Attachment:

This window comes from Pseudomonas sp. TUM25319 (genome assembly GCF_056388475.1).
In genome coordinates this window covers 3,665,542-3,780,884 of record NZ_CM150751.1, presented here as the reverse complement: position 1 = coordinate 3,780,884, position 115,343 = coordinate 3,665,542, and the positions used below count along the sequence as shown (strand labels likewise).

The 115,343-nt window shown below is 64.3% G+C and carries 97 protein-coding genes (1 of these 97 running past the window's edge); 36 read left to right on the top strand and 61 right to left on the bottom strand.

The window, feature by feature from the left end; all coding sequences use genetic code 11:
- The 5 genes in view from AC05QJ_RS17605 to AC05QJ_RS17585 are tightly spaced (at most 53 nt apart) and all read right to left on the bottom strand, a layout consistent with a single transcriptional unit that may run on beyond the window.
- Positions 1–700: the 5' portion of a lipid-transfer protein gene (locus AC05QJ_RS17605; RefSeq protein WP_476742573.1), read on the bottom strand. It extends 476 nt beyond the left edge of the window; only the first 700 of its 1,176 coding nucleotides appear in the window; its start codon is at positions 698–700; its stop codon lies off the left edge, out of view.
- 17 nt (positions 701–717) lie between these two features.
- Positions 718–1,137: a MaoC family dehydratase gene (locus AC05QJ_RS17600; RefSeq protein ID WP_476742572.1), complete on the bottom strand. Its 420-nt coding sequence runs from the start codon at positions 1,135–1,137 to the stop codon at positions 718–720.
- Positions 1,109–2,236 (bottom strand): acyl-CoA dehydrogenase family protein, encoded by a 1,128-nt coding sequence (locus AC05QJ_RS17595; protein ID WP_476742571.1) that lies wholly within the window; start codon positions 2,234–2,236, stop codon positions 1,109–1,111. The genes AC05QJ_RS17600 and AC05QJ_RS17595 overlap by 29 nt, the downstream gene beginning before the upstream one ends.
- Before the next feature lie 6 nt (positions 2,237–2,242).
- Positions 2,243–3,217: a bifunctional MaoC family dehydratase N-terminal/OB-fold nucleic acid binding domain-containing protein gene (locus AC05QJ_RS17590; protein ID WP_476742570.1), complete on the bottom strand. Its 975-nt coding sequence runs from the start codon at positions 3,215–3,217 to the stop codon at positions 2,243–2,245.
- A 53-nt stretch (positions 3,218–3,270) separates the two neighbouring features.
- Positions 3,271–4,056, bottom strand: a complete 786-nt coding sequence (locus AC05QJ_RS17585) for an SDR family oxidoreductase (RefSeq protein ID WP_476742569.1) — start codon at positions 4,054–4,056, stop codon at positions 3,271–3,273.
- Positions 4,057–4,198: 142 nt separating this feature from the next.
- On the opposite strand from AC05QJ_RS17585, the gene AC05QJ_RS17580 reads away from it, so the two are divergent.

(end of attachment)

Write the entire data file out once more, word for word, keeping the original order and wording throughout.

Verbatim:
This window comes from Pseudomonas sp. TUM25319 (genome assembly GCF_056388475.1).
In genome coordinates this window covers 3,665,542-3,780,884 of record NZ_CM150751.1, presented here as the reverse complement: position 1 = coordinate 3,780,884, position 115,343 = coordinate 3,665,542, and the positions used below count along the sequence as shown (strand labels likewise).

The 115,343-nt window shown below is 64.3% G+C and carries 97 protein-coding genes (1 of these 97 running past the window's edge); 36 read left to right on the top strand and 61 right to left on the bottom strand.

The window, feature by feature from the left end; all coding sequences use genetic code 11:
- The 5 genes in view from AC05QJ_RS17605 to AC05QJ_RS17585 are tightly spaced (at most 53 nt apart) and all read right to left on the bottom strand, a layout consistent with a single transcriptional unit that may run on beyond the window.
- Positions 1–700: the 5' portion of a lipid-transfer protein gene (locus AC05QJ_RS17605; RefSeq protein WP_476742573.1), read on the bottom strand. It extends 476 nt beyond the left edge of the window; only the first 700 of its 1,176 coding nucleotides appear in the window; its start codon is at positions 698–700; its stop codon lies off the left edge, out of view.
- 17 nt (positions 701–717) lie between these two features.
- Positions 718–1,137: a MaoC family dehydratase gene (locus AC05QJ_RS17600; RefSeq protein ID WP_476742572.1), complete on the bottom strand. Its 420-nt coding sequence runs from the start codon at positions 1,135–1,137 to the stop codon at positions 718–720.
- Positions 1,109–2,236 (bottom strand): acyl-CoA dehydrogenase family protein, encoded by a 1,128-nt coding sequence (locus AC05QJ_RS17595; protein ID WP_476742571.1) that lies wholly within the window; start codon positions 2,234–2,236, stop codon positions 1,109–1,111. The genes AC05QJ_RS17600 and AC05QJ_RS17595 overlap by 29 nt, the downstream gene beginning before the upstream one ends.
- Before the next feature lie 6 nt (positions 2,237–2,242).
- Positions 2,243–3,217: a bifunctional MaoC family dehydratase N-terminal/OB-fold nucleic acid binding domain-containing protein gene (locus AC05QJ_RS17590; protein ID WP_476742570.1), complete on the bottom strand. Its 975-nt coding sequence runs from the start codon at positions 3,215–3,217 to the stop codon at positions 2,243–2,245.
- A 53-nt stretch (positions 3,218–3,270) separates the two neighbouring features.
- Positions 3,271–4,056, bottom strand: a complete 786-nt coding sequence (locus AC05QJ_RS17585) for an SDR family oxidoreductase (RefSeq protein ID WP_476742569.1) — start codon at positions 4,054–4,056, stop codon at positions 3,271–3,273.
- Positions 4,057–4,198: 142 nt separating this feature from the next.
- On the opposite strand from AC05QJ_RS17585, the gene AC05QJ_RS17580 reads away from it, so the two are divergent.